Friday, July 5, 2013

Me on Half Lives

Title: Half Lives
Author: Sara Grant
Release Date: July 9, 2013
Publisher: Little, Brown Books for Young Readers (Hachette Book Group imprint)

Seventeen-year-old Icie's parents have given her $10,000 in cash, a map of a top-secret bunker, and instructions to get there by any means necessary. They have news of an imminent viral attack and know that the bunker is Icie's only hope for survival. Along with three other teens, she lives locked away for months, not knowing what's happening in the outside world or who has survived. And are they safe in the bunker after all? Generations in the future, a mysterious cult worships the very mountain where Icie's secret bunker was built. They never leave the mountain, they're ruled by a teenager, and they have surprising ties to Icie.

Half Lives is a fast-paced and high-stakes glimpse into what the future could hold, into the strength of humanity. Two rather compelling stories unfold along each other, revealing both the end of the world as we know it as well as what it could become hundreds of years from now.

I found this to be a rather original idea. It wasn't just one girl's mission to stay safe, to stay alive, or one boy's task to keep his people safe, to continue their way of life. It was more of a reveal over time, a reveal of both their characters and their worlds. Both timelines are about survival and what it is to be human, what it is to live in a time and place uncertain and potentially dangerous.

Icie is on a journey to survive, to follow the path her parents set before her in order for her to survive what they know is coming. She has a purpose forced upon her, and it is to keep on living. Along the way she meets three other teens and her tale then includes discovery and the new 'world' they create. But how long is long enough? How long can you go on knowing the world around you is dangerous, is crumbling, and everything you once knew is gone? And how safe is the bunker Icie's parents sent her to?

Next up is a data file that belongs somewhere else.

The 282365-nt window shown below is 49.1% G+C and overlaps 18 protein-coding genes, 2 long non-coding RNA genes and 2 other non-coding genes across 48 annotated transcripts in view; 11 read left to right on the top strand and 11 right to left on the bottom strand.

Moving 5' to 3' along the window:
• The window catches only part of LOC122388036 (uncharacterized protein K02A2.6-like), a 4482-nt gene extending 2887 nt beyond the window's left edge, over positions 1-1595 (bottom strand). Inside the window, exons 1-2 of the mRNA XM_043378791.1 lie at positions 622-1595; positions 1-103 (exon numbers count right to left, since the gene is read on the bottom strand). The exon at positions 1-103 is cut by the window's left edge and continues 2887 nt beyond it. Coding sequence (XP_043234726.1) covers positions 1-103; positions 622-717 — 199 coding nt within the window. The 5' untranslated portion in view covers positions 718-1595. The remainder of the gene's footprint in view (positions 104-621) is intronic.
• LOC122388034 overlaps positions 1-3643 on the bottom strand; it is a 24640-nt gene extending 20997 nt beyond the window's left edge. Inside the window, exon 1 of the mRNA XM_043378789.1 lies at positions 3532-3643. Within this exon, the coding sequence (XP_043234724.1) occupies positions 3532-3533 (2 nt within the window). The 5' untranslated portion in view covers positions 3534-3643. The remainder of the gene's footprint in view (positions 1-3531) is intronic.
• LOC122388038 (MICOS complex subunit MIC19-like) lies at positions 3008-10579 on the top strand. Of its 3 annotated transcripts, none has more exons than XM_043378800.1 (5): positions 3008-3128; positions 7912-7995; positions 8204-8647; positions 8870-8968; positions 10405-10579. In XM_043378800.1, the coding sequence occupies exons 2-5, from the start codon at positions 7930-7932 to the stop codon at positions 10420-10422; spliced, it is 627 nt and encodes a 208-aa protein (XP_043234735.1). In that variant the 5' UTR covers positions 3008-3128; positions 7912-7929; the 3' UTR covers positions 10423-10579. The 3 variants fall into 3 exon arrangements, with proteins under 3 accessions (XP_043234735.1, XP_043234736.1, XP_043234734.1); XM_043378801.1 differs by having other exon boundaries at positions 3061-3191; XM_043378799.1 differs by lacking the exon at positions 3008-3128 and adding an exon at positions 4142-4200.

Beckett doesn't necessarily start on a journey, but it turns into one. A journey to keep his people and their home safe from what lies out away from the mountain in the ruins of a civilization broken and filled with danger. A journey to keep the mountain safe, to follow the teachings of the one they worship and to keep on living. But not everything is as it seems. The mountain holds secrets. And there are lights in the distance. What is out there? What is coming? What is the truth hidden in the mountain?

Both timelines intertwine, alternating between Icie's trek into the desert and Beckett's mission to keep everyone safe. Questions are raised an answered over time, in both Icie's and Beckett's time. Words and phrases of Icie's live on in the future, clearly passed down through generations of survivors and human beings born after the event, but how were they influenced by her? And why? Where did she stop and they begin? The future is a curious place.

The human spirit is strong, it fights to survive, to adapt, to continue living when things are at their bleakest. Instead of giving up and wasting away we still go on, we still help others, still teach others how to live, how to read, how to survive. Names may be forgotten, worlds may take on different meanings, priorities may change, but the drive to live on will always be there.

I was tempted to first read Icie's chapters, to learn her story before going back to read about both her and Beckett at the same time, but I didn't. I think the reasoning behind books like this, books where chapters alternate between points of view and points in time, is that as different as the characters are they have their similarities, that they're tied together in ways they don't realize. They they will face obstacles, face danger, face death, and they must draw from inside themselves to keep on living not just for them but for those that depend on them. For the future.

(I received an advance copy of this title to review from Hachette Book Group Canada.)

1 comment:

  1. This sounds really good! I've added it to my TBR list. Great review!